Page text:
Social Media—Use it to whatever level you are comfortable with and have time for. Some of that will depend upon who you are marketing to. My business and I each have a Facebook page but they are static, acting only as a way to find my website. On the other hand, my business and personal LinkedIn pages are completed as fully as I can and are actively kept up-to-date. Of course, there are other social media sites as well that you can use. Whatever you choose, don’t forget to use your good marketing tricks.


Everything checked? Now you are ready to go forth and conquer:

       So put on your business clothes--You are wearing your business colors, right?

       Grab up that pile of business cards—I mean those glossy cards which have a pro-looking holder which you can take to meetings and place on a table in front of the eyes of potential clients. You might also want a holder that you can drape around your neck or attach to yourself so when you are in a conversation with someone and they ask “What do you do?” you will be able to immediately present them with one of your spiffy cards.

       And share the news about the wonderful world of indexing.—Most people don’t even know that there is such a thing as an indexer. Explain what you do and how your services can help them sell books and, thus, make more money.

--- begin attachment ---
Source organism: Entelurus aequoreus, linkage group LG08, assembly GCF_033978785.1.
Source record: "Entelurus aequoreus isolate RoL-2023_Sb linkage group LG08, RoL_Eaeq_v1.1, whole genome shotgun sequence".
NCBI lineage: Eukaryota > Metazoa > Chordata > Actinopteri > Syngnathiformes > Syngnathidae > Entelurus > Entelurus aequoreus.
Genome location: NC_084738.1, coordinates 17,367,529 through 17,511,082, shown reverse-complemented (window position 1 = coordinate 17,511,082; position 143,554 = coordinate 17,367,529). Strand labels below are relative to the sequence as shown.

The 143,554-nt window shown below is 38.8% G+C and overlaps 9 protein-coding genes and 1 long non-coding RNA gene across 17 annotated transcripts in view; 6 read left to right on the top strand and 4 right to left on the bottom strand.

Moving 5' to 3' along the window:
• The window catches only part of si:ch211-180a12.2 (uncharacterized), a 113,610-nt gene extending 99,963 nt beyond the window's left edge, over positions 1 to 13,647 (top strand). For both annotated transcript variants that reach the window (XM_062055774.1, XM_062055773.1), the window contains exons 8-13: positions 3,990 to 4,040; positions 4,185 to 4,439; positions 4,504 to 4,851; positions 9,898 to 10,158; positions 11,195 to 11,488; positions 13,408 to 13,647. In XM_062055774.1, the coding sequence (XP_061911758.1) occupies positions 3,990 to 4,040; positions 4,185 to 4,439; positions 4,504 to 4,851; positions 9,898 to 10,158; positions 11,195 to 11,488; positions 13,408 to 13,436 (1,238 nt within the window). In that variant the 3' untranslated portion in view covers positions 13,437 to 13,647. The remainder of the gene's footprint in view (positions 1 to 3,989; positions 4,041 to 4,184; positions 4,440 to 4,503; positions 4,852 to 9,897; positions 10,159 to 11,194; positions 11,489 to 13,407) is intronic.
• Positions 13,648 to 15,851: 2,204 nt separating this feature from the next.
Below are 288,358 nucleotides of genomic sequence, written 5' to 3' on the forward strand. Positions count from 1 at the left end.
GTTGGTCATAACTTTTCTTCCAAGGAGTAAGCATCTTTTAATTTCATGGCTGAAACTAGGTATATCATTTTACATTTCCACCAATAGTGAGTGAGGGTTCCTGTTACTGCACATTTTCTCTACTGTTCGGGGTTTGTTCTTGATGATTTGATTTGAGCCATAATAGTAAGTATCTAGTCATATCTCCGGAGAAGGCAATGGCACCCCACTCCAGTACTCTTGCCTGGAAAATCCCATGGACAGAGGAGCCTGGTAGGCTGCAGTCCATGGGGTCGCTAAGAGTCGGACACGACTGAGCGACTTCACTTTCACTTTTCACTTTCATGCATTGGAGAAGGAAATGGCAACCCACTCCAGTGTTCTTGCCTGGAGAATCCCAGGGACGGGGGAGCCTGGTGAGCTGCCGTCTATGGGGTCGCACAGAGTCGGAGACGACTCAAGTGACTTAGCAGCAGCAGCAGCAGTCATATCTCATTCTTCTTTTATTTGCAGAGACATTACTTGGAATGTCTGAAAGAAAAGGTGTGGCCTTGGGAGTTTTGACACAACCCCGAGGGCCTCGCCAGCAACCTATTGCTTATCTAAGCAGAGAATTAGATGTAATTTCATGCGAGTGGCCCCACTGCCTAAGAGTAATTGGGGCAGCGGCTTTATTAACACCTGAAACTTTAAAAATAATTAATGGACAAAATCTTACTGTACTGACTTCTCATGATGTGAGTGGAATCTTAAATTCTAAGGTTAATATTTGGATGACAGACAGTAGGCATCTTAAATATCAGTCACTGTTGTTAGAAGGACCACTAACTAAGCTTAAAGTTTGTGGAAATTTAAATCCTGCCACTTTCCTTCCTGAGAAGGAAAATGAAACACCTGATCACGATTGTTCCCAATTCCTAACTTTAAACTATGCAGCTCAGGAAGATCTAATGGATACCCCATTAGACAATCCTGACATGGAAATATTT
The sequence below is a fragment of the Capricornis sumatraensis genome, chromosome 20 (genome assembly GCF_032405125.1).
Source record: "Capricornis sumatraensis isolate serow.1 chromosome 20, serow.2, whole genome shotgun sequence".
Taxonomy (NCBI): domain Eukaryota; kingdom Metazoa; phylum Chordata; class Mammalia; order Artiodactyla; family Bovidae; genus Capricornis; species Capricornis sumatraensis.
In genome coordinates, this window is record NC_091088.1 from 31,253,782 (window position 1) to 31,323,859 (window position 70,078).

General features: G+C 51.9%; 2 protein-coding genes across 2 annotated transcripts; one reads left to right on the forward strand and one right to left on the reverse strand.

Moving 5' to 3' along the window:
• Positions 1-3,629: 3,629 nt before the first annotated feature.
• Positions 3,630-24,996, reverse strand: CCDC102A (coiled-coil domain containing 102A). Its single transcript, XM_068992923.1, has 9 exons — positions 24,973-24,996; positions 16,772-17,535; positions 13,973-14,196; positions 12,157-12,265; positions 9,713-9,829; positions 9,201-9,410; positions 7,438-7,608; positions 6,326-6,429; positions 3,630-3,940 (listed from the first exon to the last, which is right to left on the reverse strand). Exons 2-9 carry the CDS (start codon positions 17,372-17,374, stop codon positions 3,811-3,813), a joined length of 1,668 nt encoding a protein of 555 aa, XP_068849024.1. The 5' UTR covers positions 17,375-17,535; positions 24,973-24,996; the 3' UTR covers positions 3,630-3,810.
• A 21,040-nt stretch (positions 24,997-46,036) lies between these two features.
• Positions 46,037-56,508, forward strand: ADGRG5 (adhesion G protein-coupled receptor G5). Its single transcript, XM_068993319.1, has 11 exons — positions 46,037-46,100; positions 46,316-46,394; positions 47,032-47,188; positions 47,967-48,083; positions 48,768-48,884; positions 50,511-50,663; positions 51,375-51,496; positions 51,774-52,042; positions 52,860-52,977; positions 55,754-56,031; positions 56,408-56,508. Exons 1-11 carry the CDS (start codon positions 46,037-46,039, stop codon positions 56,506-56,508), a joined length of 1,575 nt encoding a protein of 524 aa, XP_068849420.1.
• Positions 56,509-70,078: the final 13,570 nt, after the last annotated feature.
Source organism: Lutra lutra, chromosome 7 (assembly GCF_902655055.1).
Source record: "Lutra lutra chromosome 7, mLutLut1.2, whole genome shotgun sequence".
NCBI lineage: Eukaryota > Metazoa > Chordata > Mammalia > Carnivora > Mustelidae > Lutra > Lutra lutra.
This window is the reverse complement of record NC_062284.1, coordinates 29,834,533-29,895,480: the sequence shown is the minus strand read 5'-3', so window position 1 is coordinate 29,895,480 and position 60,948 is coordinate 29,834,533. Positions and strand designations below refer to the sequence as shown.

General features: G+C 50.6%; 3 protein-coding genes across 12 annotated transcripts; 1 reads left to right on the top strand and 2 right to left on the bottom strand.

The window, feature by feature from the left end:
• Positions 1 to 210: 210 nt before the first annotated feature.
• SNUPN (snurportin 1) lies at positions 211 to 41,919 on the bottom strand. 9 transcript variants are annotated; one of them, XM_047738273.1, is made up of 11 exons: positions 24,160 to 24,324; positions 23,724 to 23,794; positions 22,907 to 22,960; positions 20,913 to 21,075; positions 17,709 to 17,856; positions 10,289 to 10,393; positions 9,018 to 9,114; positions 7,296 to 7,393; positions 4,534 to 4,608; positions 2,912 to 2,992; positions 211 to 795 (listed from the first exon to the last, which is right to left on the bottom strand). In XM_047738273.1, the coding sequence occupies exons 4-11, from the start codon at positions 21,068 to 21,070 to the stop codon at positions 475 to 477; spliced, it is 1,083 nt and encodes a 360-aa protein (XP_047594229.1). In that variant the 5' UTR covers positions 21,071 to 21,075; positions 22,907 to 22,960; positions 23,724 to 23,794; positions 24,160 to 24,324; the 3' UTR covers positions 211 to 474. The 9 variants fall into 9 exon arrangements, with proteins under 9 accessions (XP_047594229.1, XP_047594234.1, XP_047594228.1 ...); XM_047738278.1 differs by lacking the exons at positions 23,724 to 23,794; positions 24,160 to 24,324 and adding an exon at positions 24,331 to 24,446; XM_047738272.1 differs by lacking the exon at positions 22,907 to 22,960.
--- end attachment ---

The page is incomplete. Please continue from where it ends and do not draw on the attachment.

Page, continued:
Finally, when you return home, don’t forget to note your mileage—That’s tax-deductible too.


What? You have some free time? Here are a few ways to fill it:

       Exercise—Yep, that extra O2 to the brain cells may actually help you work better. It certainly will make you feel better.

       Pet a Cat or Dog—Still not kidding. Petting your favorite furry friend has been shown to reduce one’s stress levels which must help one work better.

       Read—Catch-up on all the reading you need to do in order to run a business and improve your indexing skills.

       Practice—Your indexing software is very complex. There must be something you don’t know or have forgotten how to do. How about all those keyboard shortcuts?

       Research—Look up additional resources you can use (on the web or in books) that can help you index generally (e.g. a thesaurus) or specifically (e.g. a culinary dictionary).

       Practice More—Besides your indexing software there are undoubtedly other programs that you use in your business life such as Quicken, Word, or Adobe Acrobat Pro that you could learn better.

       Index—Write indexes for the type of work you would like to index but just haven’t yet. So when a potential client asks you to index this new and exciting________(insert type of text here e.g. cookbooks), you can confidently say “thank you” and know that you can do it. A bonus here is that you might be able to save and reuse the main entries and subentries of these indexes as controlled vocabularies for subsequent indexes.

       Break—And, of course, you can always use a work break to just take a breather. Play music. Talk to friends. Watch a movie. Revel in your free time! For now you know that you are a pro!



This is the last article in the Newbie series. If you managed to wade through any of the previous ones, thank you for your patience. I had fun writing them and hope you got something from them as well.

You are a generous group of people and I’m glad I have found such a home.

Good luck to every one of you in your endeavors.




This article is reproduced courtesy of the American Society of Indexing Key Words publication.